Update (Feb. 5, 2017): DC Eats is back for a second exciting season! This time around dinners will be held at Beth Sholom, with chefs joining from Centrolina (Feb. 28), Equinox (March 20), Cava Mezze (April 26), Grapeseed (May 22) and Ciao Bella (June 19). Registration for the membership plan is now open. Spots are limited, so sign up here before they’re all taken! 

It’s no secret that despite its large and vibrant Jewish life and flourishing restaurant and food scene, Washington, DC, has not done so well when it comes to marrying the two. DC’s kosher restaurant scene has long been very, very limited. And if you keep kosher, don’t even think about ever getting a chance to enjoy any of the Washingtonian’s annually ranked Top 100 restaurants.

Until now.

The Yeshiva of Greater Washington–Tiferes Gedaliah (YGW) in partnership with Moti’s Grill and five area restaurants, and with support from the Washington Vaad and the Jewish Food Experience, is giving local diners the opportunity to taste signature DC dishes in a completely certified-kosher setting for the first time.

The experience is part of a kosher dining club called DC Eats. Between now and July, five dinner club events, with two seatings each, will be held at Moti’s Grill in Rockville, MD. Each dinner will feature a different chef from an iconic local restaurant: Brasserie Beck, Lincoln, Thai Taste by Kob, Blue Duck Tavern and The Red Hen.

Diners can attend by purchasing a membership, either the “Basic Plan,” which costs $180 and grants two diners seatings at each of the five dinners, or the “Family Plan,” which costs $360 and accommodates up to six people at each dinner. The membership fee supports the Yeshiva of Greater Washington’s educational programming and does not include the price of dinner, wine, tax and gratuity. Diners can expect to pay between $20 and $35 per person per meal, excluding wine.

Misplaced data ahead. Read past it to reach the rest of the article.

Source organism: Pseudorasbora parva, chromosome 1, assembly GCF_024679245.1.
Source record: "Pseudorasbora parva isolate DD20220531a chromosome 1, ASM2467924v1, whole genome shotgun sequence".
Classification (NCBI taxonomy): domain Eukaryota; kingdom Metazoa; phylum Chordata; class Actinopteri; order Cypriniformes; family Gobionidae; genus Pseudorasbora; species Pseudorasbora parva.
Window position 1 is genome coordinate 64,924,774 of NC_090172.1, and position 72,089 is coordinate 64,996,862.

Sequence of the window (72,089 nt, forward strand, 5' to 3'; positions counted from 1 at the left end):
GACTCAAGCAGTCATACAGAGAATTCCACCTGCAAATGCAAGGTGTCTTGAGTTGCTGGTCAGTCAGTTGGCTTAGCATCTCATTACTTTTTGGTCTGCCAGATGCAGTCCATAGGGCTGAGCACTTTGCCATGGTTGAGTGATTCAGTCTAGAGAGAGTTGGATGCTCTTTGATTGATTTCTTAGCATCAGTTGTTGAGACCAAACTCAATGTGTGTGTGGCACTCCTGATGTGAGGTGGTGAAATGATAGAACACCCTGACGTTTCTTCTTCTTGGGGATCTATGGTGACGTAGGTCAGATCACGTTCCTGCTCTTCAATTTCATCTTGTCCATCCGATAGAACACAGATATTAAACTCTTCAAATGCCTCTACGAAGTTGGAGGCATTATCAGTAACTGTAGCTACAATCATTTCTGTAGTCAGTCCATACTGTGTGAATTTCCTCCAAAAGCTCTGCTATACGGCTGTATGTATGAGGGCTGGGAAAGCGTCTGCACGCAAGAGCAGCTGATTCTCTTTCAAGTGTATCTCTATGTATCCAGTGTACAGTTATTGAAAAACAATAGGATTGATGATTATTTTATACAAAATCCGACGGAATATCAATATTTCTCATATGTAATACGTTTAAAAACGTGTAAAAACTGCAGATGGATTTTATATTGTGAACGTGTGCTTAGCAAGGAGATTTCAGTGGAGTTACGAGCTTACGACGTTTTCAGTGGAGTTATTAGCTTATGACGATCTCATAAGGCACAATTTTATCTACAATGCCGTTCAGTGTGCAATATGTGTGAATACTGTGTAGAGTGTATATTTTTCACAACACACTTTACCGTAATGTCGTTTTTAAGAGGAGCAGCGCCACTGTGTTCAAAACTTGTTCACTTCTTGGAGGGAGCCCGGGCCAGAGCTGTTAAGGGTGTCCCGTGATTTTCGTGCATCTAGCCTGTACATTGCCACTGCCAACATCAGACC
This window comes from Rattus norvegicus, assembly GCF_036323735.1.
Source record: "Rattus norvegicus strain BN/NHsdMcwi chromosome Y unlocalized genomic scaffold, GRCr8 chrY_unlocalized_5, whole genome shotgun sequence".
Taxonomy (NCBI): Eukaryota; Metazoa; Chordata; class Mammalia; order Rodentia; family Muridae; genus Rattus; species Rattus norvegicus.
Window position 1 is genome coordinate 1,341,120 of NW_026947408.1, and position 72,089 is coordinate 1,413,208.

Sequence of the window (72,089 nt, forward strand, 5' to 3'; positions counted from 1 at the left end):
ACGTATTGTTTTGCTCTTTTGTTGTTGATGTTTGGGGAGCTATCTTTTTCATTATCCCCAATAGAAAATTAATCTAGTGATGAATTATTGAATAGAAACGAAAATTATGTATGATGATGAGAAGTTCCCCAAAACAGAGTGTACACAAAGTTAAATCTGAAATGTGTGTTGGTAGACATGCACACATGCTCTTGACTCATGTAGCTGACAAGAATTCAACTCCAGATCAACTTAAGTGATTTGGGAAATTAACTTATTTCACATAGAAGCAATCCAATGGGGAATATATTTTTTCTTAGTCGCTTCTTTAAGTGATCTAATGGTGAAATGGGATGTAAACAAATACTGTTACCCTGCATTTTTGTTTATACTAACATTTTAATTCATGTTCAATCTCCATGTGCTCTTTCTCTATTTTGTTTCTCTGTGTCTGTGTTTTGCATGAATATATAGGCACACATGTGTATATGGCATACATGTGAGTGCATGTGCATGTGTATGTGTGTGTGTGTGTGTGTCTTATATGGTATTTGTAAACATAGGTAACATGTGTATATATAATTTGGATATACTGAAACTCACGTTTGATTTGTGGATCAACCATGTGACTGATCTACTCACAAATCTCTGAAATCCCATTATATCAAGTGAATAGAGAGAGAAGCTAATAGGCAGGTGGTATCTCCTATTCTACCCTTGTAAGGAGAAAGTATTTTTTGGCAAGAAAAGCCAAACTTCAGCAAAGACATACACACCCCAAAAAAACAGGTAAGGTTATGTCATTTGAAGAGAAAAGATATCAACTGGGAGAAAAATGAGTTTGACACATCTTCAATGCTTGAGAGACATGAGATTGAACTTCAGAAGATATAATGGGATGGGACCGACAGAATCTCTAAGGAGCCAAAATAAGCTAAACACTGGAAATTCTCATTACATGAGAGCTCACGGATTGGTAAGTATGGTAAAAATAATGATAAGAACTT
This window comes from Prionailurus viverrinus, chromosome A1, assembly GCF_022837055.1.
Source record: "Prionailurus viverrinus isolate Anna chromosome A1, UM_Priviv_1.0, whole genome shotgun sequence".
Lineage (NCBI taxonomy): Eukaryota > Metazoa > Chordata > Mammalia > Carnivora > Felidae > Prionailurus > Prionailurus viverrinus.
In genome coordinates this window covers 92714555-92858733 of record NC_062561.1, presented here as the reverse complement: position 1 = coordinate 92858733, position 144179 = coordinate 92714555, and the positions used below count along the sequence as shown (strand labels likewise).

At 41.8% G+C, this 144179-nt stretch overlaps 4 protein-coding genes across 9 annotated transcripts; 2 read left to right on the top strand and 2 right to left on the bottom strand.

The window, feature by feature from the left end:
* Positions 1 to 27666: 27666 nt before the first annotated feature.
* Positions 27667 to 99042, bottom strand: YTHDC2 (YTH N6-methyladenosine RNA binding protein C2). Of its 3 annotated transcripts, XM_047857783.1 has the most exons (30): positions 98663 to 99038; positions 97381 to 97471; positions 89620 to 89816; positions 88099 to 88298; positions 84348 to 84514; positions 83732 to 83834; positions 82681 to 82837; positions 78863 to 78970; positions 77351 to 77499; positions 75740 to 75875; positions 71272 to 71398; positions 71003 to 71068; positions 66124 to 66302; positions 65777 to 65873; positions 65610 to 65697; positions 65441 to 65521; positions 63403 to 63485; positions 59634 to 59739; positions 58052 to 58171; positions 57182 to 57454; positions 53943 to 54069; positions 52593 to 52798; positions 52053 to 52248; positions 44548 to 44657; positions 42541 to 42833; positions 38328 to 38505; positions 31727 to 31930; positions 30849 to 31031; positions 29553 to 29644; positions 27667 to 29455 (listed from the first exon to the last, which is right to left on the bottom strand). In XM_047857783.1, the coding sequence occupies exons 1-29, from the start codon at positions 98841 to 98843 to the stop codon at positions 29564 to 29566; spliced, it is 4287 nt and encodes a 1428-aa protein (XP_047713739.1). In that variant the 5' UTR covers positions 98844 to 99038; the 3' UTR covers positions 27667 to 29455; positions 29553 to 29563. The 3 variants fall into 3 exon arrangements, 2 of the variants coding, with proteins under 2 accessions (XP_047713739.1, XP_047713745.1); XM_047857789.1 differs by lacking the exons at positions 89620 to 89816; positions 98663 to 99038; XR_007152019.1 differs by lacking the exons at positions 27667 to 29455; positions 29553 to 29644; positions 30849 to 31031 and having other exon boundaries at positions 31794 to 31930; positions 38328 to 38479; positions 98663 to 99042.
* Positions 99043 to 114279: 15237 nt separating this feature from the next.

The idea behind DC Eats has been simmering for a while. Rabbi Binyamin Sanders of YGW noticed that food was making waves across the nation and in the capital, but that it was inaccessible for kashrut-abiding locals. At first he envisioned a series of pop-up restaurants or dinners at local restaurants, but it would have been a serious burden to kasher (make kosher) existing DC restaurants.

After going back to the drawing board, a decision was made to host all the restaurants at a single, already certified-kosher establishment. With Moti’s Grill on the ticket for all prep and service, the next step was to secure local chefs, which Sanders accomplished simply by walking into local restaurants and asking the chefs if they would be interested in participating.

Many chefs and restaurants expressed interest, so for this round, Sanders and YGW picked on a somewhat “first come, first served” basis, but given the tremendous excitement on the part of both diners and chefs, they hope to engage the remaining restaurants in future series.

“We’re not looking for top DC chefs to prepare a ‘kosher meal,’” says Sanders. “We’re looking for them to prepare a meal from their regular menu, made kosher.” Indeed, the menu for the first dinner, on April 23, features items that appear on Brasserie Beck’s regular menu, including steak tartare, beef carbonade (beer-braised beef stew) and bisque en croûte, but with mushrooms instead of lobster.

This is slightly more challenging for the Thai dinner, given that most Thai dishes contain nam pla, a fish sauce that often contains shrimp. Even though chef Phak “Kob” Duangchandr does not speak English, Sanders was thrilled that together they managed to come up with a kosher, yet authentic, menu for the DC Eats’ third dinner.

What do the chefs get out of it? After all, most DC Eats members won’t be able to patronize their restaurants the rest of the year.

Brasserie Beck’s Brian McBride, executive chef of the Robert Weidermaier Group, remarked, “‘DC Eats’ gives us the opportunity to share our cuisine with a community that until now hasn’t been able to join us. It’s a way of coming together. Anytime that we can do something both innovative and enjoyable and at the same time benefit kids and education, that’s something we can get behind.”